Jan. 30, 2006 -- When Malcolm Berman was making a living cleaning homes in New York City, he came home every day with rashes on his hands -- the combined effect of chemical cleaners and wearing rubber gloves.
Berman felt so unhealthy after work that he started to think one of his clients was on to something.
"She insisted that we only use products she had on hand, which were nontoxic," Berman recalled. "I felt fine after cleaning her home. She became the inspiration for my business."
That was 10 years ago. These days Berman's company, Green Clean, is a thriving business that caters to people who prefer their homes scoured by all-natural cleaners. And Berman's business is hardly unique.
Perry Phillips, the executive director of the Association of Residential Cleaning Professionals, says the concept of green-cleaning is hot, particularly on the West and East coasts. He estimates that about half of all cleaning services on the West Coast feature cleaning with nontoxic products as a main business or as a premium service. On the East Coast, he says, the figure may be close to 40 percent. Meanwhile, eco-cleaning services have been cropping up in many major cities, including Atlanta, Chicago, Phoenix and Dallas.
"It's definitely a trend in our industry," Phillips said. "More and more customers want their homes cleaned in a health-conscious way."
Amid this rush to use environmentally friendly cleaners, some are advising buyers beware.
Urvashi Rangan, an eco-product watchdog at the independent, nonprofit Consumer Policy Institute, points out that, unlike the organic food industry which has recently been partly regulated, so far the business of eco-cleaners is completely unregulated.
"Phrases like biodegradable, nontoxic, hypoallergenic and fragrant free -- all of those things technically don't have to mean anything," she said. "Manufacturers can use these claims and don't have to meet any standard, and they don't have to be verified."
Rangan adds that, unlike food companies, cleaning-product companies aren't required to list ingredients in their labeling. She advises that customers select natural cleaning products that voluntarily list all ingredients on their labels -- and choose eco-cleaning services that identify all their cleaning products as all-natural.
Seventh Generation and Ecover are a couple of companies that voluntarily list all ingredients on their labels while others, including the brand Simple Green, simply offer a phone number that consumers can call for a complete ingredient list.
"If any one thing can start to make these products more accountable it would be to have an ingredient list on the label," Rangan said.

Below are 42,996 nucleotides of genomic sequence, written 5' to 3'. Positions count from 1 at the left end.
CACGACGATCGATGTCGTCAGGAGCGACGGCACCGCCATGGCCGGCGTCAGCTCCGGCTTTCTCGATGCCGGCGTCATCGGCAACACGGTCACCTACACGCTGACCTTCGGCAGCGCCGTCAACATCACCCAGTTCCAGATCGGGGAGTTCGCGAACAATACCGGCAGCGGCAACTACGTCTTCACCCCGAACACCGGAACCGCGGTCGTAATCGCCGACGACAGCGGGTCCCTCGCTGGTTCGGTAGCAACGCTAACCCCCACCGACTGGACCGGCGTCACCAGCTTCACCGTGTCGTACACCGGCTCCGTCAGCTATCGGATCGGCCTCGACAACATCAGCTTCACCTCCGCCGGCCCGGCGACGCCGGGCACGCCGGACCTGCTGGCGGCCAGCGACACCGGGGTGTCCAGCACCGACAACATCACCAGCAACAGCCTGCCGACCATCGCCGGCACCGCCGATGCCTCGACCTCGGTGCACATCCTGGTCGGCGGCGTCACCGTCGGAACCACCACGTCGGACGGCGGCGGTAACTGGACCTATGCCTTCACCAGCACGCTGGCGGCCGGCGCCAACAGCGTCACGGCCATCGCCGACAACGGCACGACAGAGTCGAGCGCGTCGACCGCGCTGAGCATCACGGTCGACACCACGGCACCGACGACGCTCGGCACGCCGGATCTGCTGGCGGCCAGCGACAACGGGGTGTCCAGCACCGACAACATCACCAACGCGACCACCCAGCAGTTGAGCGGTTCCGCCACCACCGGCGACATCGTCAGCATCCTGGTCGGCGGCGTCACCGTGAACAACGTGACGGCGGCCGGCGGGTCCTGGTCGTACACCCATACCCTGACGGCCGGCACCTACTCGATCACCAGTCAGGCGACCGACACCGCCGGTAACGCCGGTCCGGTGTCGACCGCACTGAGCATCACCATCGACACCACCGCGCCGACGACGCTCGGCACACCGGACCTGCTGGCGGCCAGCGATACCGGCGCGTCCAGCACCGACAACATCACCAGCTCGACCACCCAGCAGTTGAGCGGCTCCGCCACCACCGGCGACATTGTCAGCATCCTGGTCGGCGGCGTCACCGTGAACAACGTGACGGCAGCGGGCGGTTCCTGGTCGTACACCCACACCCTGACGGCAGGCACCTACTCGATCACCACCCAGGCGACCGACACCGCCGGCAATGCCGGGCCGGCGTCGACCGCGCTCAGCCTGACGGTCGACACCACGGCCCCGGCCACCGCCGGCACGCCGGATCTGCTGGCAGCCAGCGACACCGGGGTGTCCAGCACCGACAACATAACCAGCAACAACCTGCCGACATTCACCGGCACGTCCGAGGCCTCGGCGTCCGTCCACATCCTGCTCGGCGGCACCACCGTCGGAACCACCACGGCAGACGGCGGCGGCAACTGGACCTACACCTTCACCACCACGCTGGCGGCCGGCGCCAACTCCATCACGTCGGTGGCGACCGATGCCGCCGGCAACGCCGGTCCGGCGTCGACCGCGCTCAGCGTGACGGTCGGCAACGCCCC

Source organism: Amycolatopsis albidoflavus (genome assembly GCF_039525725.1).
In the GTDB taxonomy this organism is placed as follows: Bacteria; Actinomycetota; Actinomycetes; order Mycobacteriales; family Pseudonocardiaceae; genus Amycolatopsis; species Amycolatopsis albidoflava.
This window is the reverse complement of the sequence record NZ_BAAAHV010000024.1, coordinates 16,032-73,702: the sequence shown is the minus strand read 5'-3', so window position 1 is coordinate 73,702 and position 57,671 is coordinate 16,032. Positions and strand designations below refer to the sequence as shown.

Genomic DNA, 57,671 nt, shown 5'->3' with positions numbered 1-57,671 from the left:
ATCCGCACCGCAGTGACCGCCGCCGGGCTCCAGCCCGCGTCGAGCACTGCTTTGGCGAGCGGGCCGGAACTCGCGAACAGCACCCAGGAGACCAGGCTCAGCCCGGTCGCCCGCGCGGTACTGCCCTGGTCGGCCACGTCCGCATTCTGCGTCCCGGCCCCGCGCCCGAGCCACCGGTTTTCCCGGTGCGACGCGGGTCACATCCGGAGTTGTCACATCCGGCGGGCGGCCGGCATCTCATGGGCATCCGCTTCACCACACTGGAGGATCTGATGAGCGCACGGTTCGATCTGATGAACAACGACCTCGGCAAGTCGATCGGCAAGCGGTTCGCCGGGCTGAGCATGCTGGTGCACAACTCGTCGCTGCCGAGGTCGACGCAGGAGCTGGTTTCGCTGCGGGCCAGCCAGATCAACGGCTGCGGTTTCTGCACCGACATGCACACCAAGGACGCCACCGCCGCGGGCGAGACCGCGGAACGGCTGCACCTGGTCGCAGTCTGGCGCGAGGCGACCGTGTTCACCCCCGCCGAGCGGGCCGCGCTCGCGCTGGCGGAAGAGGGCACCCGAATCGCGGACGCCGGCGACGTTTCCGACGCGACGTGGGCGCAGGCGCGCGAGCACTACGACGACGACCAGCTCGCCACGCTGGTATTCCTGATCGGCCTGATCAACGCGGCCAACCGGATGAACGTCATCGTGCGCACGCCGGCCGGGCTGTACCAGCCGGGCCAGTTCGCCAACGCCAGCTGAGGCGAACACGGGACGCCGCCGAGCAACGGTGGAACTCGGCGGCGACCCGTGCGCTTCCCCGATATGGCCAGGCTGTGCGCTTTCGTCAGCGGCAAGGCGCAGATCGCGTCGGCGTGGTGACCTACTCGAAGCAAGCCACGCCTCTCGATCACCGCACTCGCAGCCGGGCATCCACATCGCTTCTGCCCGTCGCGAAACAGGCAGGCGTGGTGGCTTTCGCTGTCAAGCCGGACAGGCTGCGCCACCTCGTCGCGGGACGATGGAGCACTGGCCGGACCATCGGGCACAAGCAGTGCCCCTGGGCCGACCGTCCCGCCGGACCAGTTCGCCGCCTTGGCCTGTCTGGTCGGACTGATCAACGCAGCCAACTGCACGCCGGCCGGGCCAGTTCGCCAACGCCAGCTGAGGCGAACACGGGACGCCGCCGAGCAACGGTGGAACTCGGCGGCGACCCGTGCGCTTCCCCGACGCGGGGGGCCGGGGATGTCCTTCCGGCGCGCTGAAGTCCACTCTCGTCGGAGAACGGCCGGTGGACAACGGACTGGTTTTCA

Learning exactly what's in a cleaner -- and exactly what cleaners a cleaning service uses -- is important since the "eco" label almost always comes at a premium.
Green-cleaning services generally cost about $5 to $10 more per hour, according to Phillips. That coincides with the higher price of commercial eco-cleaners. Despite the extra cost, the Nutrition Business Journal estimated the sale of eco-cleaning products jumped from $140 million in 2000 to $290 million in 2004.
"It's not that it's never worth the extra money," Rangan said. "But in order for consumers to figure it out, you have to begin with an ingredient list."
For some people, there is no question that using all-natural cleaners is worth a premium. One of Berman's customers, Constance Pond, a New York resident and mother of two sons, said at first she hired green cleaners because they were convenient and reliable. Since then, one of her sons has been diagnosed with autism, and now she says she can never revert to using a regular cleaning service.
"It is extremely important to me to limit the chemicals in my house, because my son tends to be more sensitive to chemicals," she said. "It's not even a problem to be in the house when they're cleaning because there are no toxic fumes or anything like that."
A Little Vinegar Goes a Long Way
If people have the time, there are also inexpensive ways to "eco-clean" your own home. Rangan points out that combining basic household items, such as white vinegar, baking soda, olive oil, borax, water and lemon, can work just as well as any premium-priced product.
"There's a little bit of science behind it so you're not just using lemon on everything," she said. "But making your own formulations is pretty easy."
Below are a few natural cleaning tips from GreenerChoice.org, an independent, nonprofit group that collaborates with the Consumer Policy Institute. A more complete list of cleaning formulations is available here: http://www.eco-labels.org/greenconsumers/products.cfm?product=greencleaning&page=RightChoices
Ovens: Mix one cup of baking soda and 1/4 cup of washing soda, then add enough water to make a paste; apply the paste to oven surfaces and let soak overnight. The next morning, lift off soda mixture and grime.
Tub and tile: Mix 1 2/3 cup of baking soda, 1/2 cup of liquid soap, and 1/2 of cup water. As the last step, add two tablespoons of vinegar (if you add the vinegar too early it will react with the baking soda.) Immediately apply, wipe and scrub.
Toilet bowl: Pour one cup of borax into the toilet before going to bed. In the morning, scrub and flush. For an extra-strength cleaner, add 1/4 cup of vinegar to the borax.
Furniture: Mix olive oil and vinegar in a one-to-one ratio and polish with a soft cloth.
Windows: Put three tablespoons of vinegar per one quart water in a spray bottle. For extra-dirty windows, try 1/2 teaspoon of liquid soap, three tablespoons of vinegar, and two cups of water. Shake well.